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John wanted to go home but didn't want to wait for the bus, so he started to walk. After all, the wait wasn't worth it; by the time the bus would come, he would be home already.

Is this the right use of the tenses in this example of "by the time"? If not, which is the one(or ones)?

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  • Are you asking if “would” is used correctly? What are your hesitations about this sentence as written?
    – Mixolydian
    Mar 26, 2019 at 13:37
  • yes, I mean would
    – Fra
    Mar 26, 2019 at 13:38

1 Answer 1

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When we use "by" with a time it simply means that something will be done before that time.

For example:

I will have my homework done by 5 o'clock.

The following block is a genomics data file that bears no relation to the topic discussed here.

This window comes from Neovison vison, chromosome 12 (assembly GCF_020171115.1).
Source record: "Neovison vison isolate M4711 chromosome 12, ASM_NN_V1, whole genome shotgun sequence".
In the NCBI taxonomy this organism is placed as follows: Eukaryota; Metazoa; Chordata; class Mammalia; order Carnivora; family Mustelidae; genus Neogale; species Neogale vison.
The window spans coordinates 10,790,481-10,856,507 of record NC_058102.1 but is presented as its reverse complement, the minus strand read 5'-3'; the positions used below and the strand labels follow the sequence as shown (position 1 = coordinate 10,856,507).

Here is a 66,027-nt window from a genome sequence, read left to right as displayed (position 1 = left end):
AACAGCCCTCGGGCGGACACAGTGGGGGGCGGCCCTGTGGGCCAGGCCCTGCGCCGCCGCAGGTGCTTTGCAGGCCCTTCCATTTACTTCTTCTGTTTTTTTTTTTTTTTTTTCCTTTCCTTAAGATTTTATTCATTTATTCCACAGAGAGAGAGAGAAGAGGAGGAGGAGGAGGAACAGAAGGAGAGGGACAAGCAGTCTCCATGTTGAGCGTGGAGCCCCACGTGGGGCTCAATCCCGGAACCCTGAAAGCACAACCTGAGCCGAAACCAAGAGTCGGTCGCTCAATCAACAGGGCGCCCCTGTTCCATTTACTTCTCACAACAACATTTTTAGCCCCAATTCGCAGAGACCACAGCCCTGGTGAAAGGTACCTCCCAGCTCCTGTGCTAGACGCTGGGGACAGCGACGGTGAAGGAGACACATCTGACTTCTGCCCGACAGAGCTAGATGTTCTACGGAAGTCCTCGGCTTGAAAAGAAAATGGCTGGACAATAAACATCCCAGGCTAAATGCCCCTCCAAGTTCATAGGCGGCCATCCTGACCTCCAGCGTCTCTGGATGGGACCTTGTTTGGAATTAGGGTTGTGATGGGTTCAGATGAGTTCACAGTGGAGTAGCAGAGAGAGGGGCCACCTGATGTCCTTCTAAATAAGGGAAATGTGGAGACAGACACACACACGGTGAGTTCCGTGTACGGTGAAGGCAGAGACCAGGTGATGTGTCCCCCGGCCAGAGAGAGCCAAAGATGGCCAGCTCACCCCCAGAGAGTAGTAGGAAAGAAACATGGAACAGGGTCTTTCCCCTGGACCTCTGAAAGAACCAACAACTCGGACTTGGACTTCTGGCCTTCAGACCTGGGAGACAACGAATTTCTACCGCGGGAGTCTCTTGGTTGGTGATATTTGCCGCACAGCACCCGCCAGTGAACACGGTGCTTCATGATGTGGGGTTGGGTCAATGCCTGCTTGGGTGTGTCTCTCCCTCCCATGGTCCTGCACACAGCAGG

This means that your homework will be finished before that time.

In your example, it uses a comparative time and means that the time John expected to wait for a bus to arrive was greater than the time it would take him to walk home, so it was not worth his while waiting.

The tense is dictated by when the events you are comparing would occur. In your example, you already said that it "wasn't" worth waiting. As this is already the past tense the following sentence should read:

By the time the bus came, he would be home already.

Alternatively, if the rest of the narrative were in the present tense you could use the future tense for your statement in question:

It isn't worth waiting. By the time the bus comes I will be home.

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  • I know what it means (I created the sentence). The question I posted is different
    – Fra
    Mar 26, 2019 at 13:45
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    @Fra Quite right, sorry. I've added to my answer. I was trying to establish the point about comparative times. You will see from my answer that the tense you are asking about hangs on what else you have said.
    – Astralbee
    Mar 26, 2019 at 15:43

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